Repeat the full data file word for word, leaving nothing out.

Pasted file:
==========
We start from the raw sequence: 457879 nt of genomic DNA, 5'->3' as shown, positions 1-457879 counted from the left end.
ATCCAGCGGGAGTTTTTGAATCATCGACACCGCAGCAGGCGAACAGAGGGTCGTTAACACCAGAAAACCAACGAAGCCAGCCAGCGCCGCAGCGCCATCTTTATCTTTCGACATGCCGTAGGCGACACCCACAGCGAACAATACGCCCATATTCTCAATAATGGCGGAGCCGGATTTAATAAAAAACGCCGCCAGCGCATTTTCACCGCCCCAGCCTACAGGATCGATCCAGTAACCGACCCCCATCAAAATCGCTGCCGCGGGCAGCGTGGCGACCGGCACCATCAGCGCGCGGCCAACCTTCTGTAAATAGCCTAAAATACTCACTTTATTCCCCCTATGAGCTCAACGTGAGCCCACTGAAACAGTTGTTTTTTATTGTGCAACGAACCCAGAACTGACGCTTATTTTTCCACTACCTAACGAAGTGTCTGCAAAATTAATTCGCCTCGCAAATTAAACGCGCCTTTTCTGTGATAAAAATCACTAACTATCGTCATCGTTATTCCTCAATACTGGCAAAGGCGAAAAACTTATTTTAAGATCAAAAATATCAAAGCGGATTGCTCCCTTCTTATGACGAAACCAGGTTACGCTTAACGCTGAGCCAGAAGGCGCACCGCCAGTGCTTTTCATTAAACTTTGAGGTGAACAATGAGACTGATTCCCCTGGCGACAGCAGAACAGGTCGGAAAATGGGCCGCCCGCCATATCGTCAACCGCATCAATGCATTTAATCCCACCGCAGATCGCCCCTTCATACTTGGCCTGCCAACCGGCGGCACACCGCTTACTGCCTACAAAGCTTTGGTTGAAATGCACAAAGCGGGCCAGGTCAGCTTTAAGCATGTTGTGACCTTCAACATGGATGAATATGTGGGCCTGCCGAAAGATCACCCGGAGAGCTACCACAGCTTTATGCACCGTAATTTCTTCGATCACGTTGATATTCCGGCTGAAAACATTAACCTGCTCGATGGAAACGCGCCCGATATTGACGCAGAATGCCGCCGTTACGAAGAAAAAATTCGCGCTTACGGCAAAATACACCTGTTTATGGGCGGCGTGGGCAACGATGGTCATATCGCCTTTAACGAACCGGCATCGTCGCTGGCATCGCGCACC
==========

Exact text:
We start from the raw sequence: 457879 nt of genomic DNA, 5'->3' as shown, positions 1-457879 counted from the left end.
ATCCAGCGGGAGTTTTTGAATCATCGACACCGCAGCAGGCGAACAGAGGGTCGTTAACACCAGAAAACCAACGAAGCCAGCCAGCGCCGCAGCGCCATCTTTATCTTTCGACATGCCGTAGGCGACACCCACAGCGAACAATACGCCCATATTCTCAATAATGGCGGAGCCGGATTTAATAAAAAACGCCGCCAGCGCATTTTCACCGCCCCAGCCTACAGGATCGATCCAGTAACCGACCCCCATCAAAATCGCTGCCGCGGGCAGCGTGGCGACCGGCACCATCAGCGCGCGGCCAACCTTCTGTAAATAGCCTAAAATACTCACTTTATTCCCCCTATGAGCTCAACGTGAGCCCACTGAAACAGTTGTTTTTTATTGTGCAACGAACCCAGAACTGACGCTTATTTTTCCACTACCTAACGAAGTGTCTGCAAAATTAATTCGCCTCGCAAATTAAACGCGCCTTTTCTGTGATAAAAATCACTAACTATCGTCATCGTTATTCCTCAATACTGGCAAAGGCGAAAAACTTATTTTAAGATCAAAAATATCAAAGCGGATTGCTCCCTTCTTATGACGAAACCAGGTTACGCTTAACGCTGAGCCAGAAGGCGCACCGCCAGTGCTTTTCATTAAACTTTGAGGTGAACAATGAGACTGATTCCCCTGGCGACAGCAGAACAGGTCGGAAAATGGGCCGCCCGCCATATCGTCAACCGCATCAATGCATTTAATCCCACCGCAGATCGCCCCTTCATACTTGGCCTGCCAACCGGCGGCACACCGCTTACTGCCTACAAAGCTTTGGTTGAAATGCACAAAGCGGGCCAGGTCAGCTTTAAGCATGTTGTGACCTTCAACATGGATGAATATGTGGGCCTGCCGAAAGATCACCCGGAGAGCTACCACAGCTTTATGCACCGTAATTTCTTCGATCACGTTGATATTCCGGCTGAAAACATTAACCTGCTCGATGGAAACGCGCCCGATATTGACGCAGAATGCCGCCGTTACGAAGAAAAAATTCGCGCTTACGGCAAAATACACCTGTTTATGGGCGGCGTGGGCAACGATGGTCATATCGCCTTTAACGAACCGGCATCGTCGCTGGCATCGCGCACC